A letter of recommendation is one of the most important pieces in landing a job. If you have a friend who has given you this responsibility, feel honored. It means she really trusts and admires you. Don’t agree to write it unless you can honestly paint your friend in a glowing light. A lukewarm letter will do the prospective employee no favors. But if you feel confident in vouching for your friend, keep in mind a few simple tips to make your letter and the candidate stand out in a crowd.
Who Qualifies as a Professional Reference?
It's essential that you meet a few qualifications. Before agreeing to write the letter, be sure you’ve worked in some capacity with your friend and have known her long enough to truly assess and describe her skills. You may be a co-worker, manager, charity supervisor or even a childhood friend that can speak to her character. When writing the letter, explain your relationship with the candidate. Include the years you’ve known each other, and the various opportunities you’ve had to witness her qualities first hand. This will lend credibility to what follows.
Be sure to ask questions about the place of business at which your friend is applying. You may even go the extra mile by looking it up online to get a feel for the company’s culture. Next, ask your friend to explain the job she is applying for. Is it management, sales or technology-related? Your letter’s content will largely depend upon the job. For example, if it’s one that requires a lot of personal interaction, such as retail, you’ll want to laud her people skills. If it’s that of an executive assistant, her organization and ability to follow directions will be important to include. The more you know about the company and the job in question, the better your letter will be.
How to Write the Letter of Recommendation for Your Friend
Now it’s time to state your friend’s skill sets, her personal qualities, her experience, and anything else that may separate her from the pack. If possible, give an example of a situation where you’ve seen her exceed expectations. Because you are the candidate’s friend, you are in a unique position to describe not only her work ethic and abilities but also her personality. Go beyond describing that she merely can do the job. Explain what training, experience and personal traits she has that will make her successful in the position.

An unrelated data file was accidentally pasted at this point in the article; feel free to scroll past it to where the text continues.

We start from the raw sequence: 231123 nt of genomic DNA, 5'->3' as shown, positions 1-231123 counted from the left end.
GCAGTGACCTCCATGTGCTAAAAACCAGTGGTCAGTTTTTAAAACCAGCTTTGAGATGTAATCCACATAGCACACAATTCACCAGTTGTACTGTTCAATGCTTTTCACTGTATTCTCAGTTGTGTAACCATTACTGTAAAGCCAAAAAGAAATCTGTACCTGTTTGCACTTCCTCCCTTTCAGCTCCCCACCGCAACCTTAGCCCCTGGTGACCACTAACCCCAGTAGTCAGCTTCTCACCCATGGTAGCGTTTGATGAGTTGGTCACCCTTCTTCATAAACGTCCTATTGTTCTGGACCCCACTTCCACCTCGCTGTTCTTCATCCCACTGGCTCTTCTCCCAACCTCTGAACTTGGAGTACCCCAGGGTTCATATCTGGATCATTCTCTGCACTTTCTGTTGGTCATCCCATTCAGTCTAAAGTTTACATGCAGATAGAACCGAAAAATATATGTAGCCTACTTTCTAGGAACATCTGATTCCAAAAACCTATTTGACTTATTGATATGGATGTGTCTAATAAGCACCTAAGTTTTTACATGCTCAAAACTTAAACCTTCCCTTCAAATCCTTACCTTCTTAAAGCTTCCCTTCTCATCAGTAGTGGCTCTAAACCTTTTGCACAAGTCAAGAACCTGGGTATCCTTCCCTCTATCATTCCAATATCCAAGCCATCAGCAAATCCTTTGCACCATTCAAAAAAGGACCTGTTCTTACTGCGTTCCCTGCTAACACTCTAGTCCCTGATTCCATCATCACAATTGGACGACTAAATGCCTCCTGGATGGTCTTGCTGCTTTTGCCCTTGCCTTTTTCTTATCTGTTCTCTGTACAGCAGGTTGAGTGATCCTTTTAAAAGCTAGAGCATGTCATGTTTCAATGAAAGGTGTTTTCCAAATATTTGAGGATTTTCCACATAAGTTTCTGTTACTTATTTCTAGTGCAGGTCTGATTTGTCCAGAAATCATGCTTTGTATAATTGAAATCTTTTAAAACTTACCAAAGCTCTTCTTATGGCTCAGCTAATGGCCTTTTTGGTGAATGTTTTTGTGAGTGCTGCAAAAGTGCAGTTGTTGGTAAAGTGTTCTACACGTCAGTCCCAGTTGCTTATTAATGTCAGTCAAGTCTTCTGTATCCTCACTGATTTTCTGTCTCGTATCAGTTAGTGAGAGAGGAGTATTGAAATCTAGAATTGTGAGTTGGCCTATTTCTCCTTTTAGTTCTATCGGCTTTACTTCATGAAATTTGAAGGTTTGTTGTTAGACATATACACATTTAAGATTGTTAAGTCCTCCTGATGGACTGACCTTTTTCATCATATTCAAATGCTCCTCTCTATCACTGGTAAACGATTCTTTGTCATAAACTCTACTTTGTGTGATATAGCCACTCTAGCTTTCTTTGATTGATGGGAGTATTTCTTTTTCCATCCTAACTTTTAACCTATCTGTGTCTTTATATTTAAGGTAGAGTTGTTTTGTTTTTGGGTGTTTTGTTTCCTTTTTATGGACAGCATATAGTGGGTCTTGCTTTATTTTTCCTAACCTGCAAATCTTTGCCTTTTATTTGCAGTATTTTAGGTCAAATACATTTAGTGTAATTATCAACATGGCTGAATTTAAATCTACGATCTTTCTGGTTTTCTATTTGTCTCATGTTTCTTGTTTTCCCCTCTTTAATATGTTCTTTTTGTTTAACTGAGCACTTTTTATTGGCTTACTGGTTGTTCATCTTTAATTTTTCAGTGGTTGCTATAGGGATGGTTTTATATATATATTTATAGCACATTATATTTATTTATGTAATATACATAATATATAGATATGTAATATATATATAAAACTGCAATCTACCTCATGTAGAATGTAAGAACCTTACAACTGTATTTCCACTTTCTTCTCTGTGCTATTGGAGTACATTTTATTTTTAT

Sample Letter of Recommendation for Friend
Dear Mr. Smith,
I am writing on behalf of Sarah Johnson. I have known Sarah in various capacities for 12 years, both as a co-worker and as a friend. In this time, I have witnessed her stellar organization, time management and communication skills, all of which I believe qualify her for the role of executive assistant.
In addition to her education, Sarah was part of numerous charitable organizations, where she served in leadership roles. Her work as a manager of a nonprofit exemplified her excellent administrative and people skills. Her jobs ranged from bookkeeping to overseeing several teams. Everyone who worked with Sarah admired her for her abilities to motivate others while keeping them on task.
One of her greatest qualities is that of a self-starter. Each time Sarah receives a task, she completes it with gusto. She never misses a deadline and prides herself in exceeding expectations. I believe each of these qualities would make her a huge asset to your company, as it would be difficult to find such a well-rounded, capable team player with a never-ending “can-do” attitude.
If you have any questions, please do not hesitate to reach out at the email or phone number below. I would be more than happy to discuss Sarah’s qualifications in even greater depth.
Be sure you ask your friend to inform you of the correct format and delivery. For example, does the employer want it as a Word document, PDF attachment or mailed in a sealed envelope? Also, don’t forget to include your contact information, both your phone and email, so the letter’s recipient can follow up with you if needed. Lastly, be sure to keep the letter to under a page in order to keep the reader’s attention.